“Honor Killing” remains a serious concern in Pakistan. A “Pakistani woman” (woman living in Pakistan) who has been accused of having an extramarital affair may face being killed by a man, often the spouse. Worse yet, although “honor killing” is against the law, it is rarely enforced since the family of the victim is allowed to pardon the killer, who is himself often a member of the family.
Married women in Kuwait have little protection by the law when it comes to domestic violence. A “Kuwaiti woman” (woman living in Kuwait) can be beaten and raped without any real consequence to their spouse because these crimes are not against the law in Kuwait.
In Azerbaijan, forced prostitution is a serious concern for many “Azur women” (woman living in Azerbaijan). This crime is made more horrendous when you take into consideration that a few to many of the prostitution houses are allegedly run by high ranking government officials
Discrimination in Persian Gulf Countries
For an “Iranian Woman” (“ Persian Woman” ), woman living in Iran, if she were to marry a foreign-born man and have children with him, her children would not be recognized as Iranian. It gets worse, it is legal for an “Iranian girl (Persian girl) girl” living in Iran to be forced to marry as early as her 13 th birthday.
Discrimination is something that a “Bahraini Woman” (woman living in Bahrain) faces every day in Bahrain. There are no rules or laws that prevent discrimination on “the grounds of gender, gender identity, or sexual orientation”.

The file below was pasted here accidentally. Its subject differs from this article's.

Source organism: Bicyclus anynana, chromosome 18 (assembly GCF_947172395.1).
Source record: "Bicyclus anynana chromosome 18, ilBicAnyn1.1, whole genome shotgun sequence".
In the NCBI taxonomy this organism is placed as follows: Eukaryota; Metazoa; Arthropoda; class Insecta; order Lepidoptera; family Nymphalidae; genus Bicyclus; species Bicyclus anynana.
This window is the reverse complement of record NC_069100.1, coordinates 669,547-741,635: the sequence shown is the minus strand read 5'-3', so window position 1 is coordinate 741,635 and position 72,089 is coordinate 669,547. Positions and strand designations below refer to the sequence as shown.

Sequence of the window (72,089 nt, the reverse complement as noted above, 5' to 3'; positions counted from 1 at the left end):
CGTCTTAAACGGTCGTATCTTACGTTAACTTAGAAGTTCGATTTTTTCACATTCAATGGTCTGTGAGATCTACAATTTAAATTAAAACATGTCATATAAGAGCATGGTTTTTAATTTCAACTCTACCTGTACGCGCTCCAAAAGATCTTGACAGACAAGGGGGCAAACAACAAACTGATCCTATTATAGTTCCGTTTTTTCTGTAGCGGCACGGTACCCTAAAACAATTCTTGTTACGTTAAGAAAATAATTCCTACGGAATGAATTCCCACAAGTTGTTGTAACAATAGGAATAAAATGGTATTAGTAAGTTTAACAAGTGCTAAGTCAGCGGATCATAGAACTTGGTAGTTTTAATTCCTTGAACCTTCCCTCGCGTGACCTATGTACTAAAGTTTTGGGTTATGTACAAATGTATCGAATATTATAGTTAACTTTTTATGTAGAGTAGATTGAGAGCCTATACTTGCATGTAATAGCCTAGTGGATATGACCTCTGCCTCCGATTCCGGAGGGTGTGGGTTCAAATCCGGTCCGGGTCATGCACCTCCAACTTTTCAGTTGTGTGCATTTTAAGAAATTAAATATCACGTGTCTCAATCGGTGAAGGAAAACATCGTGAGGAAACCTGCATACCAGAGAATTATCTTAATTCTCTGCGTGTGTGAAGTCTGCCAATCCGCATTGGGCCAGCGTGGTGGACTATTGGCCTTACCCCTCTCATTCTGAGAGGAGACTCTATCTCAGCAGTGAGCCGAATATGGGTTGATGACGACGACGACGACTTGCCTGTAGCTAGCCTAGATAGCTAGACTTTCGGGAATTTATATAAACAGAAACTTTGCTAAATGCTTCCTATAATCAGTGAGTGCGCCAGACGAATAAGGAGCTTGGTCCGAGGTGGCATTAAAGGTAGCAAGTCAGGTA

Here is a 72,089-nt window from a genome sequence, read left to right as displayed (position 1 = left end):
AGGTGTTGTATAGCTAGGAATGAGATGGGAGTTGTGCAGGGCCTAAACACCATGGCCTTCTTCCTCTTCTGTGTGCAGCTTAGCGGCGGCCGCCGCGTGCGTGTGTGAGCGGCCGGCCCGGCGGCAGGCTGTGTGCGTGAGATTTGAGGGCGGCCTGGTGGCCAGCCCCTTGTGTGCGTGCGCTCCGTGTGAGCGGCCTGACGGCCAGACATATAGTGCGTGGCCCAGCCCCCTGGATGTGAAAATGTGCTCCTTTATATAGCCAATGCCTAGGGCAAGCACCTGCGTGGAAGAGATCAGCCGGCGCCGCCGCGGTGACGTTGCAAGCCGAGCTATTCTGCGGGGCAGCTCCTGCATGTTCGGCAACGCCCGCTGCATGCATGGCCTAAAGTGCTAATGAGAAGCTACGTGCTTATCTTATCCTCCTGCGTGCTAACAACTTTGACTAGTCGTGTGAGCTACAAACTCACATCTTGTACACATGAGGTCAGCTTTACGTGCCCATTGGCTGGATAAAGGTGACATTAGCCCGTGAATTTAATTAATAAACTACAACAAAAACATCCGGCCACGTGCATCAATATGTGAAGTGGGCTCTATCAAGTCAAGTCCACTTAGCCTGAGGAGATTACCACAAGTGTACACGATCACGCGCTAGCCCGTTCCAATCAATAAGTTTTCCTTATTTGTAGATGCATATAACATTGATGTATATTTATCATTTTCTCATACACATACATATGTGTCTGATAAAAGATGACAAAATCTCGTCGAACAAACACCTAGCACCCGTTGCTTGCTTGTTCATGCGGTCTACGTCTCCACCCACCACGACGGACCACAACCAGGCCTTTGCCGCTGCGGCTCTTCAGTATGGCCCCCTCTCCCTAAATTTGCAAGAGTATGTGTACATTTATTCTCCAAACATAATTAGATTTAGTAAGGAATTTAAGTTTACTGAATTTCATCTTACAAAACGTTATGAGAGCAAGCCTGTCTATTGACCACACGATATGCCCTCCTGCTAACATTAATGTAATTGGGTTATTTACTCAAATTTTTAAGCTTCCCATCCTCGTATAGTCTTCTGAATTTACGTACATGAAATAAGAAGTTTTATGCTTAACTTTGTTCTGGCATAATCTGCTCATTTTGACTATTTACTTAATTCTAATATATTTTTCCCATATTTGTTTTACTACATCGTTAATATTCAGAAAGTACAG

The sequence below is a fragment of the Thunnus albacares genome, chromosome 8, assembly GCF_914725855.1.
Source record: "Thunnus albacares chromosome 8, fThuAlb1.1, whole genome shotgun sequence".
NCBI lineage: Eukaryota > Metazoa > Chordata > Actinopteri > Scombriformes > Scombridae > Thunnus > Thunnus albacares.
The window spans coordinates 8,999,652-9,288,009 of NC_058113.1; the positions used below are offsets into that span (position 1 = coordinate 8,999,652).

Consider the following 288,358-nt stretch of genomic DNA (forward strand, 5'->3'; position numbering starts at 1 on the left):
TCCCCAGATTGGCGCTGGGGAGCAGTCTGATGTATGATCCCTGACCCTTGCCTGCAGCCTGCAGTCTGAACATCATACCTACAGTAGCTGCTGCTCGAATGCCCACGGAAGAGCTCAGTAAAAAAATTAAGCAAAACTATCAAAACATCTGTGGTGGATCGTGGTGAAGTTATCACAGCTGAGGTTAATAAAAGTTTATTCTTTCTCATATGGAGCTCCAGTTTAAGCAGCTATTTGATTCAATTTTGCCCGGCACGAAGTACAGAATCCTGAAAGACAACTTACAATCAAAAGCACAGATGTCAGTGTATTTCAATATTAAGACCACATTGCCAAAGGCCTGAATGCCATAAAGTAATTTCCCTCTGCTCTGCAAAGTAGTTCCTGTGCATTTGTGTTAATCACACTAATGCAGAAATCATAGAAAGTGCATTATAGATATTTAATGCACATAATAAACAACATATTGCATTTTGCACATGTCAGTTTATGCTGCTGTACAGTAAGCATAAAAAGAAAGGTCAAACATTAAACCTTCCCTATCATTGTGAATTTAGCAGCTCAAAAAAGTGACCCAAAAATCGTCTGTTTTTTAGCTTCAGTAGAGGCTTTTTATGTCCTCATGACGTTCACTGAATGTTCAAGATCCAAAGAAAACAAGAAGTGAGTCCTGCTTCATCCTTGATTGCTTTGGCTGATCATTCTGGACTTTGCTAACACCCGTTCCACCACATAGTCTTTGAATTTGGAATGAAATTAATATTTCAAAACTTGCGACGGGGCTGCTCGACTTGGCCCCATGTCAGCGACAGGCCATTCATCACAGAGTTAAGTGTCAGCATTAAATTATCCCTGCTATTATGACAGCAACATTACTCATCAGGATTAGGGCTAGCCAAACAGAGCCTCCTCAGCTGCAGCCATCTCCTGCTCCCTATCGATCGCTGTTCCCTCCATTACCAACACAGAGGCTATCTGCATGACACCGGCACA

For a “Woman living in Yemen” (Yemeni Woman), facing daily discrimination is an everyday occurrence. Compact the discrimination she faces, whether it's being unable to marry who they wish, obtain a divorce to escape a violent marriage, or even obtain child custody if the male does grant her the divorce. Worse yet, the government of Yemen is unwilling to do anything to pass laws to protect its women.
For a married “woman living in the United Arab Emirates”, marriage may seem like a form of enslavement. A woman is unable to choose who she marries, is unable to obtain a divorce without court approval, and worst of all a woman must obey her husband. That includes having sexual relations with him almost anytime he wants.
A “Qatari Woman” (woman living in Qatar), living in Qatar is supposed to be an obedient woman. She has few protections under Qatari law. She must marry who she is told to marry, obey her husband, and obtaining a divorce is very difficult. Under Qatari law, a woman who is rape and reports it is guilty of extramarital sex and depending on her marital situation she may be sentenced to prison or death.
According to Jordanian law, if a Muslim “Jordanian Woman” (woman living in Jordan) marries a non-Muslim man, the government will not recognize the marriage. Worse yet, if the married couple has children, the “Jordanian woman” cannot pass her nationality to her children.